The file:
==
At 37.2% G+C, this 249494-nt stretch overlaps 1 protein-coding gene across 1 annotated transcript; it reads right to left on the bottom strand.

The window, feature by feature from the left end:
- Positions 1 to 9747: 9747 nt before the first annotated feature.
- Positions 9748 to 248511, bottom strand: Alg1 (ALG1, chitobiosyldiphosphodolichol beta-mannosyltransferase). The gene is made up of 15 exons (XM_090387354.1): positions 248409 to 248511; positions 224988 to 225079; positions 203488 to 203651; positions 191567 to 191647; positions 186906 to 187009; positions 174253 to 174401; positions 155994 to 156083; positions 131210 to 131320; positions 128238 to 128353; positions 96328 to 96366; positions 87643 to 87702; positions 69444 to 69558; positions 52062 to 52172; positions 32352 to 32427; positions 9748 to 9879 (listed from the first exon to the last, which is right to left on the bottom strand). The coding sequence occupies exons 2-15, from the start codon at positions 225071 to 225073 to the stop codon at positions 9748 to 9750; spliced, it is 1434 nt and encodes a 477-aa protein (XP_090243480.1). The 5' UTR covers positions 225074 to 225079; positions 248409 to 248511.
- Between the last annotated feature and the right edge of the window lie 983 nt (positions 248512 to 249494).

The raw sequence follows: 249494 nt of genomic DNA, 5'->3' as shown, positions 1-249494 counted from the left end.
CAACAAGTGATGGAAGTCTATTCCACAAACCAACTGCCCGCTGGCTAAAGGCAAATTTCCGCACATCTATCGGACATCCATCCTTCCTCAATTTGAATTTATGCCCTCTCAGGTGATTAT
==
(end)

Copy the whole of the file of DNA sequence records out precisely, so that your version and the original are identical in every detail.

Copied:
At 37.2% G+C, this 249494-nt stretch overlaps 1 protein-coding gene across 1 annotated transcript; it reads right to left on the bottom strand.

The window, feature by feature from the left end:
- Positions 1 to 9747: 9747 nt before the first annotated feature.
- Positions 9748 to 248511, bottom strand: Alg1 (ALG1, chitobiosyldiphosphodolichol beta-mannosyltransferase). The gene is made up of 15 exons (XM_090387354.1): positions 248409 to 248511; positions 224988 to 225079; positions 203488 to 203651; positions 191567 to 191647; positions 186906 to 187009; positions 174253 to 174401; positions 155994 to 156083; positions 131210 to 131320; positions 128238 to 128353; positions 96328 to 96366; positions 87643 to 87702; positions 69444 to 69558; positions 52062 to 52172; positions 32352 to 32427; positions 9748 to 9879 (listed from the first exon to the last, which is right to left on the bottom strand). The coding sequence occupies exons 2-15, from the start codon at positions 225071 to 225073 to the stop codon at positions 9748 to 9750; spliced, it is 1434 nt and encodes a 477-aa protein (XP_090243480.1). The 5' UTR covers positions 225074 to 225079; positions 248409 to 248511.
- Between the last annotated feature and the right edge of the window lie 983 nt (positions 248512 to 249494).

The raw sequence follows: 249494 nt of genomic DNA, 5'->3' as shown, positions 1-249494 counted from the left end.
CAACAAGTGATGGAAGTCTATTCCACAAACCAACTGCCCGCTGGCTAAAGGCAAATTTCCGCACATCTATCGGACATCCATCCTTCCTCAATTTGAATTTATGCCCTCTCAGGTGATTAT